The first female Rotary International president in the organisations’s 117 year history said a number of barriers remain for women in the workplace, particularly for those who could not work during the Covid pandemic.
“The pandemic has exacerbated, unfortunately, the crisis for families, particularly women who were not able to work during the pandemic. It is a critical time right now for us to understand how we can raise children together jointly,” said Jennifer Jones.
“But there are a lot of single mums as well that are struggling and struggling to find employment and take care of their families at the same time.
She said that a “fundamental part of achieving gender balance” is to create dialogue.
Ms Jones spoke while on a five day visit to London which included attending the Commonwealth service at Westminster Abbey and speaking with King Charles.
She said opportunities are opening up for women in roles that were once traditionally male-dominated but we need to create dialogue and provide space in order to achieve gender balance.
“When we speak openly about our goals, it provides space to educate those around us to the opportunities and sometimes the challenges that we face in creating equal space,” she said.
She also spoke at a panel briefing at the House of Common on Rotary’s work towards eradicating polio.
Ms Jones is the first female head since the global network for advancing world peace was founded in 1905.
Last year, the United Nations think tank published a report, which highlighted that its goal to reach gender parity would not be reached by the end of 2030.
The report launched by the UN Women and the UN Department of Economic and Social Affairs (UN DESA) further highlighted the economic disparity between men and women, with the latter losing approximately USD 800 billion in income in 2020 due to the Covid pandemic.
It reported a downward trend, as women participated less in labour markets in 2022 than in 2021.
But Ms Jones added that as roles shift, we are “looking towards creating inclusion and equity”.
Earlier this week, Chancellor Jeremy Hunt’s proposals were commended as he announced a major uptick in state-funded childcare in a bid to remove barriers for women seeking employment, as many households in England could receive up to 30 hours of free childcare for children as young as nine months, from September 2024.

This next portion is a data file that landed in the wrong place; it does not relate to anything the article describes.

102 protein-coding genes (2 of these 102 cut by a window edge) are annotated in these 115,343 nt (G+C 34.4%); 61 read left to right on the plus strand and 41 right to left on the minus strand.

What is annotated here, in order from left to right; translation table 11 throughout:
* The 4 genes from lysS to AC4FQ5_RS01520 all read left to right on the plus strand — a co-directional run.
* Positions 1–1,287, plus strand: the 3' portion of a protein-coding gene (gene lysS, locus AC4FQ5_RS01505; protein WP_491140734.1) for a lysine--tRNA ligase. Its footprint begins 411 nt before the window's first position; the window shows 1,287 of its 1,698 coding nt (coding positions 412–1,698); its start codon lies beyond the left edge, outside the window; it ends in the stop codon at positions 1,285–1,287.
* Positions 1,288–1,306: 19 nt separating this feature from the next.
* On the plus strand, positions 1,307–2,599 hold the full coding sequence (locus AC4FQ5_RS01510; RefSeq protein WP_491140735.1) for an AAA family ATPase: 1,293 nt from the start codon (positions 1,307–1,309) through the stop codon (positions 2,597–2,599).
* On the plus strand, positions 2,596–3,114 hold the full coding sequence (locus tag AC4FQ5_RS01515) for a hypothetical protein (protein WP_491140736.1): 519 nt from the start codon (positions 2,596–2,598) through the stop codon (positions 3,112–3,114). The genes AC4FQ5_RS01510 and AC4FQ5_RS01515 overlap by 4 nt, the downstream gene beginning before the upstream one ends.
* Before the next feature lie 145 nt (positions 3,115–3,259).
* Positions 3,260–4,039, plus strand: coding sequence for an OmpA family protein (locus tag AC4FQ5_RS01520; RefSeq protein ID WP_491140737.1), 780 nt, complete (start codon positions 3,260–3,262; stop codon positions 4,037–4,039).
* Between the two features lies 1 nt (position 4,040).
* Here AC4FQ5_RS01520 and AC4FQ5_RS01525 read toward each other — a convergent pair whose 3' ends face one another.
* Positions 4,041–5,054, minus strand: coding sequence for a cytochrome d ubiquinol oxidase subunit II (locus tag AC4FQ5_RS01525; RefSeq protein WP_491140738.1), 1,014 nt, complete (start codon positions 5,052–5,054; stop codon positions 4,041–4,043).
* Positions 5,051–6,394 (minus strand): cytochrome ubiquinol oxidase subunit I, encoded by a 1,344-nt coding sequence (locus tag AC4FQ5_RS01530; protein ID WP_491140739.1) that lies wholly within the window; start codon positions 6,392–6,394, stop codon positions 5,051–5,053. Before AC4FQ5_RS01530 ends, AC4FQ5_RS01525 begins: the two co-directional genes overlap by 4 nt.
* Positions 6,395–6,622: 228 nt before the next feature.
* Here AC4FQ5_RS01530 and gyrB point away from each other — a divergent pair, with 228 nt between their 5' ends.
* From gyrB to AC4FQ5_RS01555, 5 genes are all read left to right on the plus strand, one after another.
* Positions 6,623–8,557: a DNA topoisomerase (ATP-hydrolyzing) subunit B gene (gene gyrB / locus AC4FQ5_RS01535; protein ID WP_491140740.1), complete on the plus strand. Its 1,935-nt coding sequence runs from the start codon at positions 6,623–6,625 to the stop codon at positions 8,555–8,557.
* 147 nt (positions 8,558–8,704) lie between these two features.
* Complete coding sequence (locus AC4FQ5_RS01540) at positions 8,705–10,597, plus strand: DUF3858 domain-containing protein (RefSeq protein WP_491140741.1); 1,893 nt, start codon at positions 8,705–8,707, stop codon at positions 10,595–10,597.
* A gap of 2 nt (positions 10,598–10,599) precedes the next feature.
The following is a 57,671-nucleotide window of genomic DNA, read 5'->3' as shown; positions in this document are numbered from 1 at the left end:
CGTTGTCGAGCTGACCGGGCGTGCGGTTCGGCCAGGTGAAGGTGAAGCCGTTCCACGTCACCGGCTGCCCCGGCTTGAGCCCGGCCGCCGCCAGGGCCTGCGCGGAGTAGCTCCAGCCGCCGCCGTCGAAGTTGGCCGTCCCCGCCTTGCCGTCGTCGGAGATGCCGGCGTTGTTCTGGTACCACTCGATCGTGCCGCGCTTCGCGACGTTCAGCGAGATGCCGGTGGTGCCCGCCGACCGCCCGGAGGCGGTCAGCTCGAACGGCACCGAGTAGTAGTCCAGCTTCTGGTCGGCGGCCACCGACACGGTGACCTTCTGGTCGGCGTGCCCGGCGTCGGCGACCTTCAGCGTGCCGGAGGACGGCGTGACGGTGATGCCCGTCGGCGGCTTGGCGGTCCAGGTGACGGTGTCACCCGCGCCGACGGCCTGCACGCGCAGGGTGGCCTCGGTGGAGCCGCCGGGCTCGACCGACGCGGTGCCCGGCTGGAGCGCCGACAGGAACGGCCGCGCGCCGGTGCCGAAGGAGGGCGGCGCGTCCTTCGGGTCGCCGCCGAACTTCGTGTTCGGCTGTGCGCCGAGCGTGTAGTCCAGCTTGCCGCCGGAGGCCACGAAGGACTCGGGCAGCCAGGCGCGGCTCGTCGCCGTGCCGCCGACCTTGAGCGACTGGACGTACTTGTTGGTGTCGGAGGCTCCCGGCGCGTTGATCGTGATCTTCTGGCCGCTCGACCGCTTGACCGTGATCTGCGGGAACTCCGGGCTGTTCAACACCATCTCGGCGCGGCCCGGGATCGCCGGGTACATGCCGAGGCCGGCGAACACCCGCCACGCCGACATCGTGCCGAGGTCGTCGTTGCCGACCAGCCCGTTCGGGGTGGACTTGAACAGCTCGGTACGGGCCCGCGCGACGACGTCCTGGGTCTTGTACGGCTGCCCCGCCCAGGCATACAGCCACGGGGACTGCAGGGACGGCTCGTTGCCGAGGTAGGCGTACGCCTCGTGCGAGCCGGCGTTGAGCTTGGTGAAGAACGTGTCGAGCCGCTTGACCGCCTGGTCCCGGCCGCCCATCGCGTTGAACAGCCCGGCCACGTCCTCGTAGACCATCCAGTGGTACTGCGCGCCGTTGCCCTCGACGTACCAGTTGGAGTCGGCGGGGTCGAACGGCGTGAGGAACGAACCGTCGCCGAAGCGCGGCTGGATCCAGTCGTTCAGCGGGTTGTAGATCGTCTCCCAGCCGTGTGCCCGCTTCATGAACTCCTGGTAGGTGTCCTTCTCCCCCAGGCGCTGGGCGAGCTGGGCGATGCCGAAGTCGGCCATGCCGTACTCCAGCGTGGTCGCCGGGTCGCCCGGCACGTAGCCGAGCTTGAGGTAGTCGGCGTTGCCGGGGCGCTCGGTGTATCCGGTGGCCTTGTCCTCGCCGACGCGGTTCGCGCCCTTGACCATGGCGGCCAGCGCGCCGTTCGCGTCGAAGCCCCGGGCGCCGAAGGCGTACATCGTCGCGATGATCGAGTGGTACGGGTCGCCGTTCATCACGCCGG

Commenting on the Commonwealth Service at Westminister Abbey earlier this week, the member of the Rotary Club of Windsor-Roseland, Ontario, Canada spoke of the need to “speak about and recognise” injustices rather than to “erase them”
“If we don’t erase them, we can acknowledge them and we can learn from them and that’s how we become better people.
“If we don’t gather together collectively to be able to talk about it and and establish ways to move forward and acknowledge and reconcile some of these things then I think we do more harm than good,” she told The Standard.
She was speaking a day after King Charles made his Commonwealth speech, against anti-monarchist protests.
Last year, Canada’s federal government rejected proposals from the country’s separatist party to severe ties with the Commonwealth, as injustices linked to the British monarchy towards its indigenous community stirred sentiments that it should break away from the club.
She said that one of the most pressing issues of our time was climate change, which was also highlighted in the King’s Commonwealth Speech.
“Climate change created quite a lot of political angst with some people. It’s hard to turn away right now from understanding what our world is seeing.
“Climate oriented disasters are happening at a more rapid and deeper pace.”
Rotary International has more than 46, 000 network of clubs around the world, working to tackle issues around poverty and diseases such as polio.